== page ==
The two drivers are now level on points as they head to the final race of the season in Abu Dhabi next weekend, although Verstappen has the advantage of having won more races.

“It’s a straight fight as it has been all year,” said Red Bull principal Christian Horner.

“The form is with Mercedes but Max has fought like a lion this weekend, he has given it everything.”

Hamilton has now won three races on the bounce and is primed to become the first man to win eight world titles, one more than the record he currently shares with Michael Schumacher.

“I am personally chilled,” he said. “I feel like I am in the boxing ring and I am ready to go.”

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Lewis Hamilton vs Max Verstappen, crash, stewards, ruling, update, reaction, video, radio, Toto Wolff



It was just one flashpoint in a drama-filled race with major repercussions on the Formula 1 championship race.

But the collision between Lewis Hamilton and Max Verstappen on Monday morning had been brewing long before lap 48 and its dramatic fallout is far from over too.

Hamilton took out the victory at the Saudi Arabian Grand Prix to draw level on points with Verstappen despite suffering wing damage in a late collision with his tense rival.

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‘Rules don’t apply’ – Lewis RIPS Max | 01:03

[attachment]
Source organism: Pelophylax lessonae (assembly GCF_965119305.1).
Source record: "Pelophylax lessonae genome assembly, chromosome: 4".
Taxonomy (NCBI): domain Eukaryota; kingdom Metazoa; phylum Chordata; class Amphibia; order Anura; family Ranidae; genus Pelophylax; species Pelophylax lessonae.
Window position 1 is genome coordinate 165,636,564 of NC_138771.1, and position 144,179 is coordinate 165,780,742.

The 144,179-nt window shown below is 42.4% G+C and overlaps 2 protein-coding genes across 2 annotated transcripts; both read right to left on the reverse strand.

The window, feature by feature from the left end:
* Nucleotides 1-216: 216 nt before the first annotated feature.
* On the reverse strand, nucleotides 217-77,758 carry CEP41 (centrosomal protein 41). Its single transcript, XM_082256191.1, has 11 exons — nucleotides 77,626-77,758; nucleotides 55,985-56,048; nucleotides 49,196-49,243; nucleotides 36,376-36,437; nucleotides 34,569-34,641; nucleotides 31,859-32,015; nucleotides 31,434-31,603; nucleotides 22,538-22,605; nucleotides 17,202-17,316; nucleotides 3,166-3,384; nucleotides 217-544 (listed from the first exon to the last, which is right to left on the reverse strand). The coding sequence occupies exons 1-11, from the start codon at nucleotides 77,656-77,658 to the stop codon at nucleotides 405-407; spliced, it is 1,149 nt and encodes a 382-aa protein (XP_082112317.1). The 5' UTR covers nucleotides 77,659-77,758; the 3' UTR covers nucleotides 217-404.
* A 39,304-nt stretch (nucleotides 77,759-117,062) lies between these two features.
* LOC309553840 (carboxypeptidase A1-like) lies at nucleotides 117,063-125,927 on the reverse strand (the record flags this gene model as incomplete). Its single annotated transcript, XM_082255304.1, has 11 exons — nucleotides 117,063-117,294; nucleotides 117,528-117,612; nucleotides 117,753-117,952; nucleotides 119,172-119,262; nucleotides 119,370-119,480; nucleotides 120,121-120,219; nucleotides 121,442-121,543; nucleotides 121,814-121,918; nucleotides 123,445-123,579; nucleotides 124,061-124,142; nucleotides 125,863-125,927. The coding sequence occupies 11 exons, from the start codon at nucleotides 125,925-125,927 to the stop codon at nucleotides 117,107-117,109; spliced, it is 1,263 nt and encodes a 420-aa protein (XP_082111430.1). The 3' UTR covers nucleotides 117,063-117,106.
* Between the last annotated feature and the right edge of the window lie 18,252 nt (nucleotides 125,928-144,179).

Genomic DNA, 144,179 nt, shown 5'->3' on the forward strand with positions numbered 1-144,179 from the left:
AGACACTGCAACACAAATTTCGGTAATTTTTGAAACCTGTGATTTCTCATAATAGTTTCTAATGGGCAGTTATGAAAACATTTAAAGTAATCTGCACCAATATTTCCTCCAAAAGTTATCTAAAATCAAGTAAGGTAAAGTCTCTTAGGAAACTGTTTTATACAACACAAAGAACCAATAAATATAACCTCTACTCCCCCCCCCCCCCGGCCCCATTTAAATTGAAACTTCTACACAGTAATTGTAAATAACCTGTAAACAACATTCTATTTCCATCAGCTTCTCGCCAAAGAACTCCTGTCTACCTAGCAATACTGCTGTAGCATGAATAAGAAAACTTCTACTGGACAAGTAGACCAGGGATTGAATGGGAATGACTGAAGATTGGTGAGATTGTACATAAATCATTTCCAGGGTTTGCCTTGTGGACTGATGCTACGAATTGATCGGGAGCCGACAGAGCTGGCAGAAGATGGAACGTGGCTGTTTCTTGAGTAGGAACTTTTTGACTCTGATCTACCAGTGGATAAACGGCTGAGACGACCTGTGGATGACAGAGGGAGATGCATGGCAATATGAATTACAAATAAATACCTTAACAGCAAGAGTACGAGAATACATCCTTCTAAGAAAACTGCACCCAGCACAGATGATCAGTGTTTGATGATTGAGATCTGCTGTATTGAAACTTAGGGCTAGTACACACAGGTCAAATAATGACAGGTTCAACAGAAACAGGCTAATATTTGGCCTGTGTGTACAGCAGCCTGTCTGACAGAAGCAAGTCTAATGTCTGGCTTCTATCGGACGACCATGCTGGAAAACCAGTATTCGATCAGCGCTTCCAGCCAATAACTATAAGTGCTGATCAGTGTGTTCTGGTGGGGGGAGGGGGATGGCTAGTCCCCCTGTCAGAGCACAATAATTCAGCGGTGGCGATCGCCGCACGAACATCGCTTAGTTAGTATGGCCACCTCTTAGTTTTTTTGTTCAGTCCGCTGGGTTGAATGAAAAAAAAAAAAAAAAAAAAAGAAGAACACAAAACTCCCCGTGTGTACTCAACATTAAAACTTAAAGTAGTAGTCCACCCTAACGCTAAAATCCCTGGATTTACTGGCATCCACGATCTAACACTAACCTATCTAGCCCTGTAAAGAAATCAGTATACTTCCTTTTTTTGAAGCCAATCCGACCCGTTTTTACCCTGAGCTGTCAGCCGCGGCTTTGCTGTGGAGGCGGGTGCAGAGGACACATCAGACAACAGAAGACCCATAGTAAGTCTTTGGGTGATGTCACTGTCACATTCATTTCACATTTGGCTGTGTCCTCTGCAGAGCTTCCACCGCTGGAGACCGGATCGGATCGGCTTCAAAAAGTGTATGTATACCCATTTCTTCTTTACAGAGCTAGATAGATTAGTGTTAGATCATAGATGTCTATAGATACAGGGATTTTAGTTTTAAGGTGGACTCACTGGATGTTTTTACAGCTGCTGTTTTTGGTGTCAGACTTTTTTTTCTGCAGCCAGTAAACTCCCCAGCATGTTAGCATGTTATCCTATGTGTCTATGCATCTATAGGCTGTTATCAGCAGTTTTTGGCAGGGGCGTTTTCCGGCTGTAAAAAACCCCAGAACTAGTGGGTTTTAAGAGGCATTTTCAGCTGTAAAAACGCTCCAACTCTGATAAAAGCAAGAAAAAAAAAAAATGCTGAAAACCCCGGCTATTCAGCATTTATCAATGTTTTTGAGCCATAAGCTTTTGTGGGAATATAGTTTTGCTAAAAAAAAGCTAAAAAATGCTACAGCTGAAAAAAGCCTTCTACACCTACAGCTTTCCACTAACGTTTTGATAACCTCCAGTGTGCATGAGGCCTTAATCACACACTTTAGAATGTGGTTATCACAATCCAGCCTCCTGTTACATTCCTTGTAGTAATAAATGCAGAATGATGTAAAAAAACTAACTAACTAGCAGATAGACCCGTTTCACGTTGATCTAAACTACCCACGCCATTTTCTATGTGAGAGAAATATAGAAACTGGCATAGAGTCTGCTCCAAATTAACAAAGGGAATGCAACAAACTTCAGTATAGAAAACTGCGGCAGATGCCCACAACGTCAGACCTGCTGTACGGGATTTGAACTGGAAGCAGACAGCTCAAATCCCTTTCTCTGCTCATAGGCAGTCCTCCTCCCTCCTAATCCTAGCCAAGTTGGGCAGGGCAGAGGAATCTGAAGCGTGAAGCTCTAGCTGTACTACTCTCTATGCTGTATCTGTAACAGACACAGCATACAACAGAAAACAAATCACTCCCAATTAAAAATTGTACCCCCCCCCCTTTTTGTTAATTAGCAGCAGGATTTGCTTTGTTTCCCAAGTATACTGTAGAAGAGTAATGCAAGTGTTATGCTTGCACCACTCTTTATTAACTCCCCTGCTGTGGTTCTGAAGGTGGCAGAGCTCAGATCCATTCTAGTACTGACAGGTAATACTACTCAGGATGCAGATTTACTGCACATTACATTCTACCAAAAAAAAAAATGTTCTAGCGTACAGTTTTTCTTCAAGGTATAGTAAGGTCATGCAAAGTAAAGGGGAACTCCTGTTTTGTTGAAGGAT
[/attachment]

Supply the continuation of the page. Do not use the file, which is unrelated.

Verstappen had been ordered to give up the lead after an illegal manoeuvre shortly before but an oblivious Hamilton hit the Red Bull as it braked in front of him.

It left Toto Wolff fuming, with the Mercedes boss erupting as he tossed his headset onto the desk while Hamilton was simply puzzled.

“I didn’t get the information, so I didn’t really understand what was going on, it was very very confusing,” Hamilton told Sky Sports post-race.

“All of a sudden he started backing up and started moving a little bit [across the track], I was like: ‘Is he trying to play some crazy tactic? I don’t know’.

“The message started coming through just as he … like, he hit the brakes so hard that I nearly went up the back of him and took us both out.”

Verstappen did not have an answer either, telling Sky Sports: “I don’t really understand what happened”.

So, what exactly happened?

Well, a tense radio exchanged seemed to suggest Hamilton and Verstappen had every right to be confused.


‘RULES DON’T APPLY’: Hamilton tears Max to shreds in ‘over the limit’ F1 spray

‘CHILDISH’: Verstappen torched over ‘pathetic’ podium snub

‘TOO MUCH’: Why ugly clash in F1 feud was ‘inevitable’… and only going to get worse

Hamilton and Verstappen collide! | 00:57

Mercedes team manager Ron Meadows and FIA F1 race director Michael Masi engaged in a verbal disagreement over whether the move had been properly communicated.

MEADOWS: “Are we allowed to go by him?

MASI: “You are allowed to go by him.

MEADOWS: “Well, he needs to slow down and let us. We had no idea he was going to do that.

MASI: “Excuse me, Ron. I came over and told you.

MEADOWS: “No, no, no. You told me as it happened.

MASI: “Ok, well Ron I can only push as many buttons as I can.”

“I think it was a misunderstanding, frankly,” F1 great Martin Brundle told Sky Sports.